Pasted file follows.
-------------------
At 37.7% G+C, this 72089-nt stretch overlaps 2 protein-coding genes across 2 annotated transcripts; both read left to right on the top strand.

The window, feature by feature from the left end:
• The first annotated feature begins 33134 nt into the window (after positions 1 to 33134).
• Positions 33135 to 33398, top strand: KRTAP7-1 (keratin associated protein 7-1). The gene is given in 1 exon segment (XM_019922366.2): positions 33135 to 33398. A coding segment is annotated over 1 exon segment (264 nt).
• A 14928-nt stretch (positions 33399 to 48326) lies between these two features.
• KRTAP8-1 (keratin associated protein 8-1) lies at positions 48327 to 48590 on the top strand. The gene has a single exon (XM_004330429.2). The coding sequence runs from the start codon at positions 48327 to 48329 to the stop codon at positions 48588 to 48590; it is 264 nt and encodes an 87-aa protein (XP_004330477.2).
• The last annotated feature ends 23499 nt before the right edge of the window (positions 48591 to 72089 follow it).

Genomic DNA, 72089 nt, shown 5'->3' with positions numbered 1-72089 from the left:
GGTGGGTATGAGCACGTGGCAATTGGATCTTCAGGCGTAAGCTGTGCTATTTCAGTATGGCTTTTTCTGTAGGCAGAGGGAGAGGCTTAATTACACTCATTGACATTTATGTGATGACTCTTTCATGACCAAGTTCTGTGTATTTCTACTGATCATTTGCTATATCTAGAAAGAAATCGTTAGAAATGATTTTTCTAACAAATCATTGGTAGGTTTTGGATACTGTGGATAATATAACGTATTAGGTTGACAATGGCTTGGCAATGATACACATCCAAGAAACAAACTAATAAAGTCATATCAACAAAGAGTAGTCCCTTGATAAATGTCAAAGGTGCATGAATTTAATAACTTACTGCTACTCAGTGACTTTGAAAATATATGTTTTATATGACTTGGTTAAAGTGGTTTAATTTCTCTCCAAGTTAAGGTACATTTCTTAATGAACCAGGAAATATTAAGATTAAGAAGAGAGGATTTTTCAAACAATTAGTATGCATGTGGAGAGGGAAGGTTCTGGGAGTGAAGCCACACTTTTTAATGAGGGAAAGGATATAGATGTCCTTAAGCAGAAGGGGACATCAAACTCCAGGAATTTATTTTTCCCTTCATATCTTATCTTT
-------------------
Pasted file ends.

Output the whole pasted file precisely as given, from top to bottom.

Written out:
At 37.7% G+C, this 72089-nt stretch overlaps 2 protein-coding genes across 2 annotated transcripts; both read left to right on the top strand.

The window, feature by feature from the left end:
• The first annotated feature begins 33134 nt into the window (after positions 1 to 33134).
• Positions 33135 to 33398, top strand: KRTAP7-1 (keratin associated protein 7-1). The gene is given in 1 exon segment (XM_019922366.2): positions 33135 to 33398. A coding segment is annotated over 1 exon segment (264 nt).
• A 14928-nt stretch (positions 33399 to 48326) lies between these two features.
• KRTAP8-1 (keratin associated protein 8-1) lies at positions 48327 to 48590 on the top strand. The gene has a single exon (XM_004330429.2). The coding sequence runs from the start codon at positions 48327 to 48329 to the stop codon at positions 48588 to 48590; it is 264 nt and encodes an 87-aa protein (XP_004330477.2).
• The last annotated feature ends 23499 nt before the right edge of the window (positions 48591 to 72089 follow it).

Genomic DNA, 72089 nt, shown 5'->3' with positions numbered 1-72089 from the left:
GGTGGGTATGAGCACGTGGCAATTGGATCTTCAGGCGTAAGCTGTGCTATTTCAGTATGGCTTTTTCTGTAGGCAGAGGGAGAGGCTTAATTACACTCATTGACATTTATGTGATGACTCTTTCATGACCAAGTTCTGTGTATTTCTACTGATCATTTGCTATATCTAGAAAGAAATCGTTAGAAATGATTTTTCTAACAAATCATTGGTAGGTTTTGGATACTGTGGATAATATAACGTATTAGGTTGACAATGGCTTGGCAATGATACACATCCAAGAAACAAACTAATAAAGTCATATCAACAAAGAGTAGTCCCTTGATAAATGTCAAAGGTGCATGAATTTAATAACTTACTGCTACTCAGTGACTTTGAAAATATATGTTTTATATGACTTGGTTAAAGTGGTTTAATTTCTCTCCAAGTTAAGGTACATTTCTTAATGAACCAGGAAATATTAAGATTAAGAAGAGAGGATTTTTCAAACAATTAGTATGCATGTGGAGAGGGAAGGTTCTGGGAGTGAAGCCACACTTTTTAATGAGGGAAAGGATATAGATGTCCTTAAGCAGAAGGGGACATCAAACTCCAGGAATTTATTTTTCCCTTCATATCTTATCTTT